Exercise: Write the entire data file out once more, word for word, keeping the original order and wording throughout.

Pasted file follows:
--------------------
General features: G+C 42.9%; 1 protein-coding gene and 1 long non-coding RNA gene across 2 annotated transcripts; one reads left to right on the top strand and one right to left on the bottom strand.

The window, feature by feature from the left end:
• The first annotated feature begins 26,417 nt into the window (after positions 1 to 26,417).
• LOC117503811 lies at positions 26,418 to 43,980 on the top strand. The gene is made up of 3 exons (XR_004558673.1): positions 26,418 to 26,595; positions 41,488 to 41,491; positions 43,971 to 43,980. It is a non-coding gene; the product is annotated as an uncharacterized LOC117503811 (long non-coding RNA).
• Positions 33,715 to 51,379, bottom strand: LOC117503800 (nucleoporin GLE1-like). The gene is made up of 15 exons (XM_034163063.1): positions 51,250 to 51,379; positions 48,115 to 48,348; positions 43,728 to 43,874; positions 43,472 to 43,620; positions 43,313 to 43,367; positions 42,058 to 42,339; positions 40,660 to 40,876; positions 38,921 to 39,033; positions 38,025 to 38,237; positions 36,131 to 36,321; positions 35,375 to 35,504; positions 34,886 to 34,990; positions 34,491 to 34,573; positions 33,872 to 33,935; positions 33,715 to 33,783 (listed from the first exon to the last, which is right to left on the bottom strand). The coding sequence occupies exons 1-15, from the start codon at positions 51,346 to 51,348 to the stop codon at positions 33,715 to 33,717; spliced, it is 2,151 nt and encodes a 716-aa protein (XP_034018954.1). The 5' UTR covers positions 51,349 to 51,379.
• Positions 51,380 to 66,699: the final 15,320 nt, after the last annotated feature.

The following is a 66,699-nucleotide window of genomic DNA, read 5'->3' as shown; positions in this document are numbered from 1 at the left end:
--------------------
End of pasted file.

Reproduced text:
General features: G+C 42.9%; 1 protein-coding gene and 1 long non-coding RNA gene across 2 annotated transcripts; one reads left to right on the top strand and one right to left on the bottom strand.

The window, feature by feature from the left end:
• The first annotated feature begins 26,417 nt into the window (after positions 1 to 26,417).
• LOC117503811 lies at positions 26,418 to 43,980 on the top strand. The gene is made up of 3 exons (XR_004558673.1): positions 26,418 to 26,595; positions 41,488 to 41,491; positions 43,971 to 43,980. It is a non-coding gene; the product is annotated as an uncharacterized LOC117503811 (long non-coding RNA).
• Positions 33,715 to 51,379, bottom strand: LOC117503800 (nucleoporin GLE1-like). The gene is made up of 15 exons (XM_034163063.1): positions 51,250 to 51,379; positions 48,115 to 48,348; positions 43,728 to 43,874; positions 43,472 to 43,620; positions 43,313 to 43,367; positions 42,058 to 42,339; positions 40,660 to 40,876; positions 38,921 to 39,033; positions 38,025 to 38,237; positions 36,131 to 36,321; positions 35,375 to 35,504; positions 34,886 to 34,990; positions 34,491 to 34,573; positions 33,872 to 33,935; positions 33,715 to 33,783 (listed from the first exon to the last, which is right to left on the bottom strand). The coding sequence occupies exons 1-15, from the start codon at positions 51,346 to 51,348 to the stop codon at positions 33,715 to 33,717; spliced, it is 2,151 nt and encodes a 716-aa protein (XP_034018954.1). The 5' UTR covers positions 51,349 to 51,379.
• Positions 51,380 to 66,699: the final 15,320 nt, after the last annotated feature.

The following is a 66,699-nucleotide window of genomic DNA, read 5'->3' as shown; positions in this document are numbered from 1 at the left end: